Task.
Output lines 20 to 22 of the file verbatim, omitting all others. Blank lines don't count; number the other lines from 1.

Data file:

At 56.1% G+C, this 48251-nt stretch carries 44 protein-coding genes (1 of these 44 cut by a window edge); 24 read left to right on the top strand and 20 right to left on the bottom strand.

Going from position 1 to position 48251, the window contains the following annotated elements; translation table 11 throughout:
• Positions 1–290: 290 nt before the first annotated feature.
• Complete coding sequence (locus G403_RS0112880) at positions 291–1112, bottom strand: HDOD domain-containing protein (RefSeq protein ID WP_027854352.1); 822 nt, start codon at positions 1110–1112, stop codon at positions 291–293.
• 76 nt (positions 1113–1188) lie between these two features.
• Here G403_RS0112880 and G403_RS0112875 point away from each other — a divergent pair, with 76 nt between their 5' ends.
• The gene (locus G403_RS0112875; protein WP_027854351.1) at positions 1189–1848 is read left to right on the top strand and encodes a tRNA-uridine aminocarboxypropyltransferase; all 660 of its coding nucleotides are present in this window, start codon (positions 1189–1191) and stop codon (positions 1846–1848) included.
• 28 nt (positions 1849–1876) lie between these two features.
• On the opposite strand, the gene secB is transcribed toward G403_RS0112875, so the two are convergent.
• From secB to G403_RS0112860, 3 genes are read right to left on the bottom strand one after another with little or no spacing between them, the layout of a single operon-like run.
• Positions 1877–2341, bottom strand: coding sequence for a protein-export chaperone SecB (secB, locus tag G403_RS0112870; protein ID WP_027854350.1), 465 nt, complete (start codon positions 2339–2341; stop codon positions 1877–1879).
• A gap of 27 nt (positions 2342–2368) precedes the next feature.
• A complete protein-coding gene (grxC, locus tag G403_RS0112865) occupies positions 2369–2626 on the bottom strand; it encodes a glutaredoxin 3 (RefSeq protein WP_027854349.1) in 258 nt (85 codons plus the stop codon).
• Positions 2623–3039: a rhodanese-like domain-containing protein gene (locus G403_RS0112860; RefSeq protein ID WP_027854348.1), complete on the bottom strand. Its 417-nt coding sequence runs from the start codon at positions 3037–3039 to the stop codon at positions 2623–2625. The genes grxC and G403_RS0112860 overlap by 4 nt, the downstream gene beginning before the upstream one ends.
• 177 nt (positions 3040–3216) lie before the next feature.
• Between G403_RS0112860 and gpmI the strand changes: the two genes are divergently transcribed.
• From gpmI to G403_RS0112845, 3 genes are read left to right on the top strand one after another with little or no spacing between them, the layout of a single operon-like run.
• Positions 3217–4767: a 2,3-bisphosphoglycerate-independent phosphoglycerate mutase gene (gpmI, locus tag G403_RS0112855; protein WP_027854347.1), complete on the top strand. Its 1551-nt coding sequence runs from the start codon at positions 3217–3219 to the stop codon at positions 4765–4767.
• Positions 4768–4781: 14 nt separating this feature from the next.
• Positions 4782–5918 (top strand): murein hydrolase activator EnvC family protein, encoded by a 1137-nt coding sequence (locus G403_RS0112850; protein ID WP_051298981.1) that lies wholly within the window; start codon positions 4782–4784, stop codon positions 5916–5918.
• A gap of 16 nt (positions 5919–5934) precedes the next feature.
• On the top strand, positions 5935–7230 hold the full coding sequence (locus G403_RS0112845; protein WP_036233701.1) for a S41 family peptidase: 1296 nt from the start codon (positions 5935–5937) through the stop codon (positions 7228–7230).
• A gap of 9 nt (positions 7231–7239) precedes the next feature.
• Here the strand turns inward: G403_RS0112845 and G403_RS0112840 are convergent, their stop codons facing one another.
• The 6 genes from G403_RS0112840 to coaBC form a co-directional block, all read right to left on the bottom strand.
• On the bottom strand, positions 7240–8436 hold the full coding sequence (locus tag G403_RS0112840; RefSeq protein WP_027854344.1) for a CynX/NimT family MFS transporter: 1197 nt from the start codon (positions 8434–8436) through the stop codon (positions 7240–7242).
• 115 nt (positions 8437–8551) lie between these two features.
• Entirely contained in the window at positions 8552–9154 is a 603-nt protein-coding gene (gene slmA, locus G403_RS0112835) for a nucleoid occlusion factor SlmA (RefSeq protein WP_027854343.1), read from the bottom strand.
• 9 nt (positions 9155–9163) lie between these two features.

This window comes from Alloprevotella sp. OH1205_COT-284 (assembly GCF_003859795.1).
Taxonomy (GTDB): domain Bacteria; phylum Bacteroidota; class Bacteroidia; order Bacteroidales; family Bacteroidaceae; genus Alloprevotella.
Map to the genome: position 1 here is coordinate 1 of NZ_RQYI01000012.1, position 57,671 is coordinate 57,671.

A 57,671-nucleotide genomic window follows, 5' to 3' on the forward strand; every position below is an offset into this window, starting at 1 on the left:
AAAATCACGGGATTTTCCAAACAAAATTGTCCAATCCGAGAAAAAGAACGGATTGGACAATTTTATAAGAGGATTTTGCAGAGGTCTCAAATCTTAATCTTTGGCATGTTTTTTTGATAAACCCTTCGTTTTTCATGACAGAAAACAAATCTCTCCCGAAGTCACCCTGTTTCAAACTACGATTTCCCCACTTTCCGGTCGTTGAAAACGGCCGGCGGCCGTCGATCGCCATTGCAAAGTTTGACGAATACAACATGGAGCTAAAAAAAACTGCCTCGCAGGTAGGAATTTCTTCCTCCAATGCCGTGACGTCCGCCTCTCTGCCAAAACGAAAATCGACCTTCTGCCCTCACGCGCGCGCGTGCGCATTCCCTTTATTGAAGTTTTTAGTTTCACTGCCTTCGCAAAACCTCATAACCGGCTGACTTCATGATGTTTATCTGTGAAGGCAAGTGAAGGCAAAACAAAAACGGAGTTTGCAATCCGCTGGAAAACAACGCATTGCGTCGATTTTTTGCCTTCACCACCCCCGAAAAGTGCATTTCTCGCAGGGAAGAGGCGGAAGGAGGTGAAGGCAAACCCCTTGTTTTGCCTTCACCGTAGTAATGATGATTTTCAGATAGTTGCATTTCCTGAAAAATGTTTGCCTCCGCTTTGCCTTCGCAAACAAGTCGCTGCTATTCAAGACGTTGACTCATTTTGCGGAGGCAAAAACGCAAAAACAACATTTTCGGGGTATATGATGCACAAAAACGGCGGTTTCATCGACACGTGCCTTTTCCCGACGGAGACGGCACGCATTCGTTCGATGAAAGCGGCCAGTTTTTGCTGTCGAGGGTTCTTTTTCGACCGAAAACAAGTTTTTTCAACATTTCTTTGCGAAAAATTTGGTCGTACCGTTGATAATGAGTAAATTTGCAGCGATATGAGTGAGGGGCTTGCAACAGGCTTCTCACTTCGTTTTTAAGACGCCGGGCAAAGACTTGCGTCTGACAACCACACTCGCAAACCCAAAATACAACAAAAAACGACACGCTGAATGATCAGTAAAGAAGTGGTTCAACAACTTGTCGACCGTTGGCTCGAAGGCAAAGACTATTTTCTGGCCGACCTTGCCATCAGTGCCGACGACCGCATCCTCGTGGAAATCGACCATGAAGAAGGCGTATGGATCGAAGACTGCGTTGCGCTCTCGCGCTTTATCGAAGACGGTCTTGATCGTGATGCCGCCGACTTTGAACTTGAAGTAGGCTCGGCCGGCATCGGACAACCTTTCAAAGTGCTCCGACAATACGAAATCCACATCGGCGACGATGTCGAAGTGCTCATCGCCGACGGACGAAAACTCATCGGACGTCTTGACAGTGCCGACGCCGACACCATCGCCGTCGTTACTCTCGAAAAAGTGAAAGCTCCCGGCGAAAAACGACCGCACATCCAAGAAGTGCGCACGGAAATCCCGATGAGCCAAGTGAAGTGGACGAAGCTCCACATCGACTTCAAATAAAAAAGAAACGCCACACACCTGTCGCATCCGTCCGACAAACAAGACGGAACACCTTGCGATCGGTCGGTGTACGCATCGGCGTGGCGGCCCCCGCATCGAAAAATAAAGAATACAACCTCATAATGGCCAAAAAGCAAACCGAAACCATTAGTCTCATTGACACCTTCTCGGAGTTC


• Positions 4782–5918 (top strand): murein hydrolase activator EnvC family protein, encoded by a 1137-nt coding sequence (locus G403_RS0112850; protein ID WP_051298981.1) that lies wholly within the window; start codon positions 4782–4784, stop codon positions 5916–5918.
• A gap of 16 nt (positions 5919–5934) precedes the next feature.
• On the top strand, positions 5935–7230 hold the full coding sequence (locus G403_RS0112845; protein WP_036233701.1) for a S41 family peptidase: 1296 nt from the start codon (positions 5935–5937) through the stop codon (positions 7228–7230).